9. Delgado Member

    Messages:
    368
    Slough UK
    Some interesting Ideas...

    The batteries are 19AH 190A, they're small like motorbike ones.

    I'm thinking that charging them straight from the trucks alternator will most likely fry them (but I'm not sure), I'd like something a bit more controlled and the split charge regulators look interesting as does converting a 240v charger.

    Any more Ideas, or any advice on a suitable split charge regulator?

    Thanks
     
  10. madkayaker

    madkayaker Pro sparkey Pro Welder

    Messages:
    13,694
    Cumbria
    you can get converters to run 12V kit from 24V supply that would probability work
     
  11. Justme

    Justme Member

    Messages:
    3,058
    Location:
    Pwllheli Wales
    You can get dc to dc chargers. They come in 24 to 12v flavours & they do run at voltages suitable for charging. Dont tap (IE take off) 12v from a 24v bank as it will imbalance the batteries in the 24v bank. As will fitting the two bats as a second 24v bank & then fitting each one with its own load.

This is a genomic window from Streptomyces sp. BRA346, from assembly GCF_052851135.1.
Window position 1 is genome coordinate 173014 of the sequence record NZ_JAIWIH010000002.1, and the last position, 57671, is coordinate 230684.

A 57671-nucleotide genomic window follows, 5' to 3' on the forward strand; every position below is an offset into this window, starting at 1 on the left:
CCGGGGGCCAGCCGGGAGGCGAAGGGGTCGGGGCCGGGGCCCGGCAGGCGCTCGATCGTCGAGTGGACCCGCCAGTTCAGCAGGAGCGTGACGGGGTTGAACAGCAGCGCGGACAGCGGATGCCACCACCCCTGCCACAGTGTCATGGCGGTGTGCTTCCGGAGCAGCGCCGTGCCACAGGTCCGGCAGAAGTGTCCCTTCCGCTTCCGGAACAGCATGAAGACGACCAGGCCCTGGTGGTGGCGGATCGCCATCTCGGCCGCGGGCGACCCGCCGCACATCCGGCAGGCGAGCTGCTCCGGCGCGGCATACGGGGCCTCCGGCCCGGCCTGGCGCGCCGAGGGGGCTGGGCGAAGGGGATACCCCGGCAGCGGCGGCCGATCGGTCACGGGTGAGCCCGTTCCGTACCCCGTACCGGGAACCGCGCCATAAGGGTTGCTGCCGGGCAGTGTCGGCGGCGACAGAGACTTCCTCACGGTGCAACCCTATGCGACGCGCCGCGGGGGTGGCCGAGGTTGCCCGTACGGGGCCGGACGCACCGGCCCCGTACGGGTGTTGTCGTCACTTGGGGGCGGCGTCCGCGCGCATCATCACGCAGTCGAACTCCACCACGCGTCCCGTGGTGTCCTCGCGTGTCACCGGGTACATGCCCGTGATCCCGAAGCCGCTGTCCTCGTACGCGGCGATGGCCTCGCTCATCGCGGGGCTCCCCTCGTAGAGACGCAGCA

12. rtbcomp

    rtbcomp Moderator Staff Member

    Messages:
    18,614
    Location:
    Sheffield UK
    Presumably you mean connect the remaining electronics accross one of the truck batteries to feed 12v into it?

    In general terms I wouldn't suggest connecting batteries in parallel without a split charge relay, proper device for the job, blocking diode or Dr Shox's method because you run the risk of drawing starting current through the charger wiring.